Organizations are always encouraging their IT professionals to obtain the highest level of performance out of their applications and systems. It only makes sense that business want to achieve value at a high level of return on their investment in IT. Of course, there are many ways of optimizing applications and it can be difficult to apply the correct techniques to the right applications. Nevertheless, one area that most organizations can benefit from is by better using system memory.
Why is this so? Well, there are three primary factors that impact the performance and cost of computer applications: CPU usage, I/O, and concurrency. When the same amount of work is performed by the computer using fewer I/O operations, CPU savings occur and less hardware is needed to do the same work. A typical I/O operation (read/write) involves accessing or modifying data on disk systems; disks are mechanical and have latency – that is, it takes time to first locate the data and then read or write it. Of course, there are many other factors involved in I/O processing that involve overhead and can increase costs, all depending upon the system and type of storage you are using.
So, you can reduce the time it takes to process your batch workload by more effectively using memory. You can take advantage of things like increased parallelism for sorts and improve single-threaded performance of complex queries when you have more memory available to use. And for OLTP workloads, large memory provides substantial latency reduction, which leads to significant response time reductions and increased transaction rates.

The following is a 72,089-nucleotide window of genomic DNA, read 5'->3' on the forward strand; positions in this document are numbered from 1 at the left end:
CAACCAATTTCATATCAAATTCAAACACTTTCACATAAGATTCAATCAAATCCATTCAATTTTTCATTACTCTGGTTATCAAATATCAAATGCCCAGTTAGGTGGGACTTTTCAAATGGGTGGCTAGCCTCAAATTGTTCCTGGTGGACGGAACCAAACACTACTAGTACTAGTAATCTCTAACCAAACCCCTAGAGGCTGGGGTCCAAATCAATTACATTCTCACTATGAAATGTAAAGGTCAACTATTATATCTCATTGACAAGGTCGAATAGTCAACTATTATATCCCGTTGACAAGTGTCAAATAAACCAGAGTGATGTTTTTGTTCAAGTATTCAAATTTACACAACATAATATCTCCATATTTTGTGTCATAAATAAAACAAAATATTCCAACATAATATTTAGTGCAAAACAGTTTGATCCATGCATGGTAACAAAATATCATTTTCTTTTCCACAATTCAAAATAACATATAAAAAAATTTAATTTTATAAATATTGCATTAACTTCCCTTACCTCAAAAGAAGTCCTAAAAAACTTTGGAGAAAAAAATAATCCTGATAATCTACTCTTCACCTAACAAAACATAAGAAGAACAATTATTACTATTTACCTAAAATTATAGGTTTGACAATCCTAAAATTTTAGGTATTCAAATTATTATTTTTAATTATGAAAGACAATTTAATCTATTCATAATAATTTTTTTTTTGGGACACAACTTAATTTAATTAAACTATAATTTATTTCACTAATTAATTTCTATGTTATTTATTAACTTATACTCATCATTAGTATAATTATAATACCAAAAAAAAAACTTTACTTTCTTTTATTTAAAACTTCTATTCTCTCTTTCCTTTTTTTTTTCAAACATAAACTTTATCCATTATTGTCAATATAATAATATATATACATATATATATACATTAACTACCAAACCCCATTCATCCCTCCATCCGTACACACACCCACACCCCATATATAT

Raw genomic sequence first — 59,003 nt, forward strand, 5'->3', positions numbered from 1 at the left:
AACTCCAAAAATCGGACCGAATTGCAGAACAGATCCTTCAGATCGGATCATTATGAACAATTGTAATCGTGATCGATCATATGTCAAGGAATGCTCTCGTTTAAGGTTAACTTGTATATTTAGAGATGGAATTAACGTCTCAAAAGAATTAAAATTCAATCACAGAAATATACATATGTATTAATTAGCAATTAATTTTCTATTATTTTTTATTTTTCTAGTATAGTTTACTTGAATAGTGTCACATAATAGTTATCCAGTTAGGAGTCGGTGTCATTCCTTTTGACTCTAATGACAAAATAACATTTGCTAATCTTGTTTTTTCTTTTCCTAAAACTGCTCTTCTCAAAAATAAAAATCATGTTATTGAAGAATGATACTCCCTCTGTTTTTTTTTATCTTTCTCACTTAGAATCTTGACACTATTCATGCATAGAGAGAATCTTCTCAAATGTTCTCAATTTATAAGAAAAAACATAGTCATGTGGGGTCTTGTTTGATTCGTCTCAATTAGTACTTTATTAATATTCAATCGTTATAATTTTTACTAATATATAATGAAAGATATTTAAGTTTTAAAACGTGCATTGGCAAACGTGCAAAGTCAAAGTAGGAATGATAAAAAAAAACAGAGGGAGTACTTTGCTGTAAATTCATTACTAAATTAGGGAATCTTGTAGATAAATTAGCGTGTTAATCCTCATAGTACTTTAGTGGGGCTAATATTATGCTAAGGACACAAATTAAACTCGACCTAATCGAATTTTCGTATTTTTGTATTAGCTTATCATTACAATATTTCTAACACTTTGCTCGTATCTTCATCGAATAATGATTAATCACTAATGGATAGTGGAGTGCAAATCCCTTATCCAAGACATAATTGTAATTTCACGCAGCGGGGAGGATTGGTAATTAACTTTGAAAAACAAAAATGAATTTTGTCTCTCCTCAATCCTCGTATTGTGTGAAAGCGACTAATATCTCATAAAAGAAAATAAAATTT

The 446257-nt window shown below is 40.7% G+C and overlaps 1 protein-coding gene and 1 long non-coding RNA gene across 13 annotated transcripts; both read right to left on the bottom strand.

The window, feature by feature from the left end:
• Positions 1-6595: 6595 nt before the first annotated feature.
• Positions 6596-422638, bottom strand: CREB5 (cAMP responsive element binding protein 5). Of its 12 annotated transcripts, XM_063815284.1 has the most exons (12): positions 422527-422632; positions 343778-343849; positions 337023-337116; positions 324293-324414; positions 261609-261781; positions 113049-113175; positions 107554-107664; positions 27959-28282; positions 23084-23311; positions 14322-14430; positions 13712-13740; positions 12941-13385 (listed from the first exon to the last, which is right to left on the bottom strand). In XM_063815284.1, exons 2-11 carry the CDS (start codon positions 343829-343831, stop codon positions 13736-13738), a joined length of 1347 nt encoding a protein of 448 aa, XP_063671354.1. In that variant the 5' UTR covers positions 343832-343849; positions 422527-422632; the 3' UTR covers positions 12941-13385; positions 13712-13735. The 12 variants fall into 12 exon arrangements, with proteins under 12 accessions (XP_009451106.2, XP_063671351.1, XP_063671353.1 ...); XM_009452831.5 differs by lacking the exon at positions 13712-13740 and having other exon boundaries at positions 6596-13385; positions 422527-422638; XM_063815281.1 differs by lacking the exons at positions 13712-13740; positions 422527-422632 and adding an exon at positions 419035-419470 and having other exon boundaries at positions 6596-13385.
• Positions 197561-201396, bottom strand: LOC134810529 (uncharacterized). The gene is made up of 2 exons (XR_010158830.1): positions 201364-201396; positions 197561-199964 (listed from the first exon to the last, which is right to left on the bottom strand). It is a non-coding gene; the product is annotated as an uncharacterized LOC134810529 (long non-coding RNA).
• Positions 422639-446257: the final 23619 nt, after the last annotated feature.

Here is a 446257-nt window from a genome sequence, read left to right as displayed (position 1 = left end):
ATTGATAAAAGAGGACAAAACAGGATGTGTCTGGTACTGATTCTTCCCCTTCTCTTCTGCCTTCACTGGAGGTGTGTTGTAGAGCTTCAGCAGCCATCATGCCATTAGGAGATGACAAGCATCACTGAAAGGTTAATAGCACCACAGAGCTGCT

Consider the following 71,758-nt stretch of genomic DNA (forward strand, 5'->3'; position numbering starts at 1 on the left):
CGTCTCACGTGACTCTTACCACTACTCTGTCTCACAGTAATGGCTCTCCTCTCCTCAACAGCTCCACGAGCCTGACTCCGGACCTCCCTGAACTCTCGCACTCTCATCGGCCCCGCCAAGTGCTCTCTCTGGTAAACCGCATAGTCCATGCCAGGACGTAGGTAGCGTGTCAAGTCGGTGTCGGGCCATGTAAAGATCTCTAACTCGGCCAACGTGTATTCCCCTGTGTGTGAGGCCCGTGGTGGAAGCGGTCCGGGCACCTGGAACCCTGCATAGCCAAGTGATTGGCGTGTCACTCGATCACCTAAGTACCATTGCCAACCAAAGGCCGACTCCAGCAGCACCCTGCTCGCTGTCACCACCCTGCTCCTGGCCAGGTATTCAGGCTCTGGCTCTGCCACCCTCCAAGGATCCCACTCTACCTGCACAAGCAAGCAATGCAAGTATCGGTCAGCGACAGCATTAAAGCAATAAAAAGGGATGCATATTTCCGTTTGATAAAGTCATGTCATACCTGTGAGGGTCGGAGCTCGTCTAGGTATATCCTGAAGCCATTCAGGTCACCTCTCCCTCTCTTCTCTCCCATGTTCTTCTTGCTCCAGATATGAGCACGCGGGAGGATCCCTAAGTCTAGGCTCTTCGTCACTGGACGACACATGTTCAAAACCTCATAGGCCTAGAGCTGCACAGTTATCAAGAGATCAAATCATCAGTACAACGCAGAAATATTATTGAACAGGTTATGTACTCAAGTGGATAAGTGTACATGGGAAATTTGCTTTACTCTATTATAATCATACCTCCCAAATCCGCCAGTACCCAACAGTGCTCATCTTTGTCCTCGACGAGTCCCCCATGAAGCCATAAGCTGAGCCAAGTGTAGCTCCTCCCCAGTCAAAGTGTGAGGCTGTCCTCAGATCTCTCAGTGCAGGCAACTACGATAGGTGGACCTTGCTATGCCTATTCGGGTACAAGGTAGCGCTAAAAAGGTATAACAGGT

But storing and accessing data in-memory will eliminate mechanical latency and improve performance. And many organizations have not taken advantage of the latest improvements of IBM’s modern mainframes, like the z15, with up to 190 configurable cores, and up to 40TB of memory. That is a lot of memory. And even though you probably do not have 40 TB of memory configured on your mainframe system, chances are you have more than you use. And using it can improve the end-user experience!
Therefore, improved usage of memory can significantly improve the performance of applications, thereby enabling business users and customers to interact more rapidly with your systems. This means more work can be done, quicker, resulting in an improved bottom line.
Growth and Popularity of In-Memory Data
Customers continue to experience pain with issues that in-memory processing can help to alleviate. For example, consider the recent stories in the news about the shortage of COBOL programmers. New Jersey (and other states) put out the call for COBOL programmers because many of the state’s systems use mainframes, including their unemployment insurance systems. With the COVID-19 pandemic, unemployment rates have risen dramatically, causing those systems to experience a record demand for services.
Many of these stories focused on the age of the COBOL applications when they should have focused on the need to support and modify systems that run their states. COBOL is still reliable, useful, and well-suited for many of the tasks and systems that it continues to power. It is poor planning when you do not have skilled professionals to tend to mission-critical applications. And in-memory data processing could help to alleviate the large burden on those systems allowing them to respond quicker and process more users.